As the weather is due to be hot and sticky  tomorrow as well I’ve decided to make some little blackberry junkets…they need to be kept in the fridge once they’re set as they don’t have any preservatives in them but they’re so delicious that to be honest I generally can eat them til they come out of my ears.  Like possets they’re a wonderfully old fashioned recipe and are ridiculously easy to make.  This is the best weather to make them but really we should have gone out this morning to pick the berries so they had time to set while the sun was at it’s strongest, but I’ll pop them in the fridge overnight and then sit them out for a few hours in the sunshine tomorrow (and if all else fails I’ll add a little sugar, bring to the boil and get a set that way)…..when the early blackberries are picked they’re really super full of pectin and set naturally in sunshine, because they don’t contain any preservatives they do need to be eaten up quite quickly.  They are so eye closingly good on a just out of the oven scone with a smear of clotted cream on top but I think they’re also nice with yoghut or creme fraiche.

Sunday strolls and dappled shade lanes…..

meadow july 2016

Yesterday mornning while it was all sunshine and warm, we went out for a slow Sunday stroll across the meadows and marshes just down the lane behind our house….it was one of those perfect not too hot, not too bright Summer Sundays, ideal for lazy walking and meandering along, not being in a rush, just walking at a leisurely pace and enjoying being out of doors……

grassy and green

As we cross the main meadow there’s an almost constant chiruping and trilling of crickets and grasshoppers in the grass, and mixed in with the bird calls, it’s like nature’s very own orchestra playing…..at one point though I was pretty sure I heard a snake so decided to keep to the more well worn path rather than veer off to the sides to inspect how the blackberries were doing….the meadows are still incredibly lush, with swaithes of shoulder high meadowsweet and tufted vetch growing in huge patches…..water mint and apple mint grow in abundance and I like to pick  little sprigs to rub between my fingers for wafts of refreshing minty scent, then saving the rest for when we get home where I crush it with strawberries and pomona and have with lemonade in the Sumerriest of cocktails……..

tufted vetch and meadowsweet july 2016

As we walk along by the riverside or marshy pools we’re forever turning our heads, looking up and over as we try to follow the flittering, ever changing flights of damsel-flies and dragon-flies, jewel like, irresdescent colours flicker and dart around us……some are the most intense shade of peacock tail feather blue, others are green and then there are ones that are almost conker brown.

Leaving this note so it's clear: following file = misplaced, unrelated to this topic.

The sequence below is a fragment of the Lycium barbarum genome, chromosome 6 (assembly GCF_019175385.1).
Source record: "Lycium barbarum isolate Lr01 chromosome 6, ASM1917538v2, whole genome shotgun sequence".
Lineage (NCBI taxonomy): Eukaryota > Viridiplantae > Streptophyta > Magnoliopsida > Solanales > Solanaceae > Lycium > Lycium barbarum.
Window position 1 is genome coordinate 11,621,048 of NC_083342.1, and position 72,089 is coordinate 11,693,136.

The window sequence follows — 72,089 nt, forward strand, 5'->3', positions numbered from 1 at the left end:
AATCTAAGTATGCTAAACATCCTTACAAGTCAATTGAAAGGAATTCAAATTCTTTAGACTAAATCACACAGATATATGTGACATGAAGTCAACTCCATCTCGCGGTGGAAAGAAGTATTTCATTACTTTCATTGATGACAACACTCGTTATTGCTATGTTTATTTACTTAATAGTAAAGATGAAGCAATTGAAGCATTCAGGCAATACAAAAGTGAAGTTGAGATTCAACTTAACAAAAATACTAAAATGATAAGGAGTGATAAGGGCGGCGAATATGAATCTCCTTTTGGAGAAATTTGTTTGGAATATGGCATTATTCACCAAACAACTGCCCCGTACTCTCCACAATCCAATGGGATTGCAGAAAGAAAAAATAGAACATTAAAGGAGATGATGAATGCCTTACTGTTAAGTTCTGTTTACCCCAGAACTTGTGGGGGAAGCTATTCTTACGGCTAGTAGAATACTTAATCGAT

on way to mill

As well as ambling around over the marshes we also walked up to Keswick Mill and peered over the smaller humpbacked bridge just before the weir to see the fishies in the water, we didn’t see such impressively sized monsters as earlier in the year, but instead we watched several dozen smaller fish of assorted sizes swimming about, almost dancing , seeming to enjoy the sunlight on the water before they’d move back to the shaded sides amongst the river reeds…..the water is really shallow here and to be honest is much more of a gentle flowing stream than the deeper, wilder weir just up the way, the water is incredibly clear and on a hot and bothersome day, watching the fishies and the dappled shadows over the water always cool me down.

Looking up into trees and searching the verges and hedgerows has made me think this Autumn may be a quieter year for foraging…certainly the wild mirabelle plums that I’ve gathered for the past 5 or 6 years will be missing from my wild pantry…the blossoms didn’t really come to much which is hardly surprising as the weather was so bad, so no plum crumbles or jams, no plums in brandy to keep Winter chills at bay…and along with the poor show of plums the wild cherries don’t seem to have fared much better…there’s been the occasional nibble when I’ve passed by underneath, but not enough to turn anything into something good to put down for the colder months, or simmer and spoon over ice-cream.

honey bees and bramble blossom

However the apples seem to have done better, I’ve been seeing a lot more trees laden with fruit , even more so than last year, and fingers crossed it will be a good year too for the blackberries, we’ve eaten a couple of fat early berries which have been really juicy, though very tart.  I’m hoping to be able to make a couple of junkets as that is one of my favourite blackberry recipes and which can be eaten with just out of the oven scones under heaped teaspoonfuls of clotted cream or stirred through yoghurt.

bracken

And I’ve noticed the hawthorns, rowan and rose all seem to be coming along nicely as well so I’m planning to make more hedgerow syrups as I honestly don’t know how I’d have got by this year without them…..while not having quite such painful laryngitis as in recent years, this year I’ve still been prone to numerous coughs and colds and sore throat, and a spoonful of amber coloured syrup in a cup of hot water has been really soothing to sip at……the syrup is also nice over yoghurt and ice-cream but my favourite way to have it has been to make it into a tea.

I loved this dappled spot alongside the train track where the sunbeams came streamng down and made all the bracken and mare’s tail gleam all golden light, earlier in the year I walked here when there’d been a frost so the bracken looked quite different then.

And while we just walk slowly, taking our time to smell things, stand and listen to birds overhead, I’m always quite happy to return home, key out to open the door and the kettle goes on to make tea before almost anything else.